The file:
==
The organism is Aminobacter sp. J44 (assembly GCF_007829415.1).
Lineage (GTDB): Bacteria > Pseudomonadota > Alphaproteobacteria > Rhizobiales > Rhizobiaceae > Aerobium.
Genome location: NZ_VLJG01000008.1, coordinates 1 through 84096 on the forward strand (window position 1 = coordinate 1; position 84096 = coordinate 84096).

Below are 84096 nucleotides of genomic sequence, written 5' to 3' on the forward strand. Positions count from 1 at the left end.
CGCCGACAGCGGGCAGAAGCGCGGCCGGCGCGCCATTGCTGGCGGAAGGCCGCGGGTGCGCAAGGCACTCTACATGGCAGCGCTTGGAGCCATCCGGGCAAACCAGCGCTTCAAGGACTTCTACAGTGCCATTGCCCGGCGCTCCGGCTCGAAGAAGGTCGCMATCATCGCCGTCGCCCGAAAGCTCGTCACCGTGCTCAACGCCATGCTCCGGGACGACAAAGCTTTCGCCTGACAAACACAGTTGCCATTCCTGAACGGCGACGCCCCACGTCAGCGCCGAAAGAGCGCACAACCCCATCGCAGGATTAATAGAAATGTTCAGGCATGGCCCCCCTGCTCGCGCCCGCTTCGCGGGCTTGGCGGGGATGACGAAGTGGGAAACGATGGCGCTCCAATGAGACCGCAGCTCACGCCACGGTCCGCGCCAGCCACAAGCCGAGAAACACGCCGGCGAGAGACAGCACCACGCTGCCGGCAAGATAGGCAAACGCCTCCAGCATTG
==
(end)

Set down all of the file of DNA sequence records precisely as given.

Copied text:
The organism is Aminobacter sp. J44 (assembly GCF_007829415.1).
Lineage (GTDB): Bacteria > Pseudomonadota > Alphaproteobacteria > Rhizobiales > Rhizobiaceae > Aerobium.
Genome location: NZ_VLJG01000008.1, coordinates 1 through 84096 on the forward strand (window position 1 = coordinate 1; position 84096 = coordinate 84096).

Below are 84096 nucleotides of genomic sequence, written 5' to 3' on the forward strand. Positions count from 1 at the left end.
CGCCGACAGCGGGCAGAAGCGCGGCCGGCGCGCCATTGCTGGCGGAAGGCCGCGGGTGCGCAAGGCACTCTACATGGCAGCGCTTGGAGCCATCCGGGCAAACCAGCGCTTCAAGGACTTCTACAGTGCCATTGCCCGGCGCTCCGGCTCGAAGAAGGTCGCMATCATCGCCGTCGCCCGAAAGCTCGTCACCGTGCTCAACGCCATGCTCCGGGACGACAAAGCTTTCGCCTGACAAACACAGTTGCCATTCCTGAACGGCGACGCCCCACGTCAGCGCCGAAAGAGCGCACAACCCCATCGCAGGATTAATAGAAATGTTCAGGCATGGCCCCCCTGCTCGCGCCCGCTTCGCGGGCTTGGCGGGGATGACGAAGTGGGAAACGATGGCGCTCCAATGAGACCGCAGCTCACGCCACGGTCCGCGCCAGCCACAAGCCGAGAAACACGCCGGCGAGAGACAGCACCACGCTGCCGGCAAGATAGGCAAACGCCTCCAGCATTG